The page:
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Jan 29th
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If It Ain’t Broke, Break It

music_XiuXiuExperimental Xiu Xiu rewrites the rules
To adapt to shifting norms, the formula for producing mainstream music introduces "shock" elements that push pop music into the future. From Lady Gaga's alien wardrobe and unknown gender, to Madonna dancing with a black Jesus against a backdrop of burning crosses, to the Sex Pistols' prediction of "no future," what unsettles popular sentiments is eventually incorporated into the mainstream.

So how long will it take for FM radio to rotate a Xiu Xiu track like "Support Our Troops OH! (Black Angels OH!)" from 2004's Fabulous Muscles? Summoning the most desolate, dissonant recesses of experimental music pioneer John Cage's catalog, the song—if you wish to call it that—paints a landscape portrait of a post-siege Fallujah. Quiet, malfunctioning electronics are randomly interrupted by bursts of feedback and clanking metal. Jamie Stewart, the brainchild behind Xiu Xiu, speaks over the ambience: "Did you know you were going to shoot off the top of a 4-year-old girl's head ... and her dad would say to you, 'Please, sir, can I take her body home?' ... Why should I care if you get killed?"

Obviously, Stewart isn't particularly interested in following the formula. "I don't really care [about the music industry]," he says. "There's nothing I can do about it. We'll continue to try our best to write songs and hopefully somebody will get something out of them, regardless of whatever shape the industry takes."

Stewart's personal formula is reversed. After the Los Angeles native relocated to San Jose in the '90s, his interest in engineering and audio design inspired him to try producing the most abstract, interesting sounds that he could. "I probably get as much emotional satisfaction out of strange sounds alone as I do out of harmony, melody, and rhythm," he explains.

The digitally distorted swells and noisy synthesizers soon inspired lyrics, which are manifested musically as lush, melodic vocals. "Many Xiu Xiu songs initially stem from making a sound, then matching the subject matter of the song with the sound's emotional content," Stewart says.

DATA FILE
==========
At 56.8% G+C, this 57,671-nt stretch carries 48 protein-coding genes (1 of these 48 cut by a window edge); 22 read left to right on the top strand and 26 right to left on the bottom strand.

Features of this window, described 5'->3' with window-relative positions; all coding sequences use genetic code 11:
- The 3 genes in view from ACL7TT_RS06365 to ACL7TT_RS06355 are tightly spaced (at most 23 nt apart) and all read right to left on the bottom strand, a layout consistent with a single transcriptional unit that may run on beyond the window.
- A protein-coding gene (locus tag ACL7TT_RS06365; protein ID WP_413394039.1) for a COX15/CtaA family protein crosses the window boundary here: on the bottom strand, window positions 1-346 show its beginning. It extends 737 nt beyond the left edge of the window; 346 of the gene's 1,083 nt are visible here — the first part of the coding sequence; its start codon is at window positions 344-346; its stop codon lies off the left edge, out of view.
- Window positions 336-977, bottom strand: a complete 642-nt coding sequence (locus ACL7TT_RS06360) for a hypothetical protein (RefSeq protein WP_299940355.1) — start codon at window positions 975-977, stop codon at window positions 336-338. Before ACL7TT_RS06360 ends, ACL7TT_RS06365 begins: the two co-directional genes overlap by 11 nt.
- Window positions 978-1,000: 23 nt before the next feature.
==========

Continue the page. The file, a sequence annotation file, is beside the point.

Stewart's songwriting is so backward, it now travels through time. On Dear God, I Hate Myself, released last month, the instrumentation is surprisingly standard, with songs like "Gray Death" summoning early Smiths, featuring Stewart's falsetto floating atop a driving acoustic guitar. "I really like how the new Morrissey record is chock full of short, catchy songs," Stewart says. "When you're done listening, you immediately want to hear it again."

Despite how unsettling certain selections from Xiu Xiu’s catalog can be, Stewart is a very friendly fellow, and audiences have responded by supporting his project for 10 studio albums, as well as a litany of splits and EPs. On the current nationwide tour, Stewart and Co. will be incorporating their followers into a fan-centric fundraiser for At The Crossroads, a San Francisco-based nonprofit that helps street youth through counseling, outreach, and other services. For every dollar that fans contribute, the band takes big group pictures with them, sends them silly personal gifts in the mail, and otherwise connects with them on a very personal basis.

Adding that personal touch isn’t out of the norm for a group that has established a name for itself through incredibly unique, direct, oftentimes challenging yet frequently beautiful music. “Initially, most Xiu Xiu songs came about by accident,” recalls Stewart. “In a lot of ways, we were making music wrong. But I think that led to us being able to continue, because we weren’t so totally entrenched in a temporary scene.” Pop musicians, start taking notes.


Xiu Xiu performs at 9 p.m. Friday, March 19, at the Crepe Place, 1134 Soquel Ave., Santa Cruz. Tickets are $12 in advance, $15 at the door. For more information, call 429-6994.
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